This story was contributed by Bob Bunge, cyber security expert and associate professor in the College of Engineering and Information Sciences at DeVry University.
Online purchases grew by approximately 10 percent from 2010 to 2011, with the average consumer spending $1,028. Convenience and variety make shopping online an attractive option for holiday shoppers who are trying to balance their personal and professional lives, while finding the perfect gifts for family and friends.
Drawn to the allure of e-commerce, many consumers do not realize that online retail and shopping websites are the fourth most infected kind. In fact, 61% of malicious sites are actually typically trusted web sites that have been compromised. And 1.5 million people fall victim to cybercrime every day. Here are some tips on how to avoid becoming one of them.
Password Security – Strengthen and lengthen your passwords
Mix in numbers and special characters, and avoid proper names and sequential number strings (i.e. 12345). And don’t use “password” as your password – the most popular password in 2011 was “password.”
The username and password combination is the most typical way to prove your identity on the web, but weak and ineffective passwords open the door for identity theft. The first general rule of password construction is to make it long. A short password can be cracked easily by a high speed program.
Use different passwords on different web sites and change them every so often. Failure to do this means loss of a password by one merchant could expose your accounts on all the others. Passphrases are a good way to generate strong, yet memorable passwords. Here is one example: “Oh say can you see by the dawn’s early light” becomes “0Scucb+de1.”
Trusted Websites – Only shop on reputable sites
Look for the SSL certificate and ensure the site starts with https:// and has a padlock icon.
The risks of shopping online are similar to face-to-face transactions. About.com offers the following general tips to minimize your risk. First, debit cards are the worst non-cash option. Why? If the card is stolen or the goods are not shipped, you are on the hook for any fraud or loss. PayPal and credit cards offer more robust dispute resolution and fraud prevention. PayPal will appeal to those who do not like to give out a credit card number. However, if PayPal is tied directly to your bank account, you need to monitor for suspicious activity in that account.
One good technique when considering a new merchant is to check that company name in one or more search engines. If the words “scam,” “fraud,” or “rip-off” pop up, consider yourself duly warned! Also verify that the URL matches the merchant. Scammers often load the left-hand side of the URL with real company names to lure you in.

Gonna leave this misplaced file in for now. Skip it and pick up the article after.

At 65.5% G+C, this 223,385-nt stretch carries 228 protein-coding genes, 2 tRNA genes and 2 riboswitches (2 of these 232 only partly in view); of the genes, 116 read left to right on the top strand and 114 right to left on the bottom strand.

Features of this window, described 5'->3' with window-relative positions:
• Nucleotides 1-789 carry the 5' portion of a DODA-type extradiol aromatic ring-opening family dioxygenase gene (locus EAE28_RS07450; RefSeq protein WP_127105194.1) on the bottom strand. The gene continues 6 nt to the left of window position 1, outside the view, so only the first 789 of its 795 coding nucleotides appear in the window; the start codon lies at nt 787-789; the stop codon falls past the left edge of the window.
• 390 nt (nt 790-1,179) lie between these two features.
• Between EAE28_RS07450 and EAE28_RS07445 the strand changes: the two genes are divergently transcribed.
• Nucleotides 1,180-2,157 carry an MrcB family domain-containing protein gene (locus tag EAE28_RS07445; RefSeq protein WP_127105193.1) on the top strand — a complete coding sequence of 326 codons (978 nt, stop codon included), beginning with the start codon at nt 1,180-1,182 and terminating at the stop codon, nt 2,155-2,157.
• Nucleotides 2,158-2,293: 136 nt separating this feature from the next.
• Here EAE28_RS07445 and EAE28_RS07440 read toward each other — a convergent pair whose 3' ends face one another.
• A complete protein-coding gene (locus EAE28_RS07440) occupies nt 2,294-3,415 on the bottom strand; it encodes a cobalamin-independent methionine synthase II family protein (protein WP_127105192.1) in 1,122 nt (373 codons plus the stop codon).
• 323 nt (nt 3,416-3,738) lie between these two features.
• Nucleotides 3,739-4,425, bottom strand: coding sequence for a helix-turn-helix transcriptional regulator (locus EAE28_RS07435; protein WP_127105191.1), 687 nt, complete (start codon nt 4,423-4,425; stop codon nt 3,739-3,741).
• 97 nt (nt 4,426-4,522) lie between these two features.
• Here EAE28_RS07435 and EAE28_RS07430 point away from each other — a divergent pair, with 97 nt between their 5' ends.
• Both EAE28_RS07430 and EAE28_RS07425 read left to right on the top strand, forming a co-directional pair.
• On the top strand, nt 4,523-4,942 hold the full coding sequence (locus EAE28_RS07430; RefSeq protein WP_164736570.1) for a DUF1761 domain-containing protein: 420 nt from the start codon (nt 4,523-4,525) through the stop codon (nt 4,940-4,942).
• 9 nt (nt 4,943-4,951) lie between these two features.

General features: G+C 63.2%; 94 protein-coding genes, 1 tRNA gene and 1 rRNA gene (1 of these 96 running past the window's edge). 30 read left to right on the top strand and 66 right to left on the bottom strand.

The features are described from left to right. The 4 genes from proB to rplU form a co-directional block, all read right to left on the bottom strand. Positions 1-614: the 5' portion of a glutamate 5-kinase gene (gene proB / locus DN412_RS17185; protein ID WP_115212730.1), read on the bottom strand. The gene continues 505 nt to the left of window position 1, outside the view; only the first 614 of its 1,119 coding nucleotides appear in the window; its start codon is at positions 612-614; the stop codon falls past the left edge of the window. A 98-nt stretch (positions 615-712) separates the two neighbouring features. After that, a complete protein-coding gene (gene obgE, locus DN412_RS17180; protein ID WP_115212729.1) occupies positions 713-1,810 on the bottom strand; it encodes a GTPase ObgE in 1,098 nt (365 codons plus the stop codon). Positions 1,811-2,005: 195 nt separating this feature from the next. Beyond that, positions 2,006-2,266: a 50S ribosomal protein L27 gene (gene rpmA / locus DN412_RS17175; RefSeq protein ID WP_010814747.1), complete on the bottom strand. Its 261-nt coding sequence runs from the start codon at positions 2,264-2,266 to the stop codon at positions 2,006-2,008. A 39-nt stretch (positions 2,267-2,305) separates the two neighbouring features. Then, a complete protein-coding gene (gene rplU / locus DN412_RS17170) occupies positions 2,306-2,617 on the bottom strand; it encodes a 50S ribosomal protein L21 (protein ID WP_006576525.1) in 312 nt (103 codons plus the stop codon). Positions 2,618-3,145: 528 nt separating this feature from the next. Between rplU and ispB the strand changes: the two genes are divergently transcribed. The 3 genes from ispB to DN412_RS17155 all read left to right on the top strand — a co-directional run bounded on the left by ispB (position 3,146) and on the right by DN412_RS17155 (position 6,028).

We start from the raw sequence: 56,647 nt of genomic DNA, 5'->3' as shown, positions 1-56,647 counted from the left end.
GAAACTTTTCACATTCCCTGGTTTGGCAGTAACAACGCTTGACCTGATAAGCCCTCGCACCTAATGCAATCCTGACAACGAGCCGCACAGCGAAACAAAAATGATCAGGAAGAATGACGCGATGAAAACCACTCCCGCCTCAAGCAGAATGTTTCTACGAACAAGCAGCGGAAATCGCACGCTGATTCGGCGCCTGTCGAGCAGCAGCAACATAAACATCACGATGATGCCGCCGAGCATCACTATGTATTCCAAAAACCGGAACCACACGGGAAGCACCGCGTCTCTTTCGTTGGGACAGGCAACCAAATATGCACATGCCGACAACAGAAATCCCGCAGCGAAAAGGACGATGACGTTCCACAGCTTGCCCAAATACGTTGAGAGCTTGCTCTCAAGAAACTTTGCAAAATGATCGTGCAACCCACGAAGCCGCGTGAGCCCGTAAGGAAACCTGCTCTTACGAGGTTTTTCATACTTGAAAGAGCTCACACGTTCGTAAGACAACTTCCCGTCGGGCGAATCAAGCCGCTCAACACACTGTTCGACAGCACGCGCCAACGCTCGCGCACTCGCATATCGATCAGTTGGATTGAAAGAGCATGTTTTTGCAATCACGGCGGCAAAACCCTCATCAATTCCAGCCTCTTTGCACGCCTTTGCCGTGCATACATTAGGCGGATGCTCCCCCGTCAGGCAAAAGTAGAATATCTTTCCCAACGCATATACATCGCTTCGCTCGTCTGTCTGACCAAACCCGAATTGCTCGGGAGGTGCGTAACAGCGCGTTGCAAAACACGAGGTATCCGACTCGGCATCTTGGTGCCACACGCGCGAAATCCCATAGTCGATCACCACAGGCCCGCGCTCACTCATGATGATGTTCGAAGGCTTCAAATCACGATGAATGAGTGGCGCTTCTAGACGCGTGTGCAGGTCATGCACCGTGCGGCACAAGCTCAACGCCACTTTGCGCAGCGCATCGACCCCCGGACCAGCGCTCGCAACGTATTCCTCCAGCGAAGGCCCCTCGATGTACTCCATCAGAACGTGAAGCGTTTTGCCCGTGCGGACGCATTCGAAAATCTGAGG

Payment – Use only one form of payment: a credit card
Putting your debit card information online opens up details to your checking account. Consider using sites with the PayPal and VeriSign icons. Having a dedicated credit card for online shopping is a good idea; it helps you spot problems and reduces your risk to other accounts.
Secured Networks – Never shop on an open Wi-Fi network
If the network is open, your information is open.
Which network is safest for online shopping? Network security comes in layers. The first layer is physical. Wired or cabled connections beat wireless connections for security every time. Likewise, if you physically manage the network (at home or in a private office), you’re generally safer than in a public network. Home WiFi, if set up properly, is generally acceptable. Be sure you are using WPA2 security with AES encryption.
Shopping over airport WiFi is one of the most risky. Professional thieves hang out in large public gatherings and sniff the airwaves for names, passwords and card numbers.
Your data — Don’t Store Information
Merchants you visit often can serve you better if they keep some information about you. Cookies are one technique for maintaining an online relationship. As long as the relationship is safe, this is not a problem.
But be cautious about giving information. Remember: if the deal sounds too good to be true, it probably is. A deal offering brand name merchandise for pennies is probably a scam. Similarly, “free” gifts that require you to pay shipping up front are scams.
If you have to give more than an email address, a shipping address and a fraud-secured credit card number, then you should consider taking your online business elsewhere.
Robert (Bob) Bunge is an associate professor in the College of Engineering and Information Sciences at DeVry University. He has nearly ten years of teaching experience in computer information systems, network security and simulation development. As a cyber security and cloud computing expert, Bunge has presented on various subjects at numerous events, including the NWSec Conference and the Washington Association for Skilled and Technical Sciences Conference.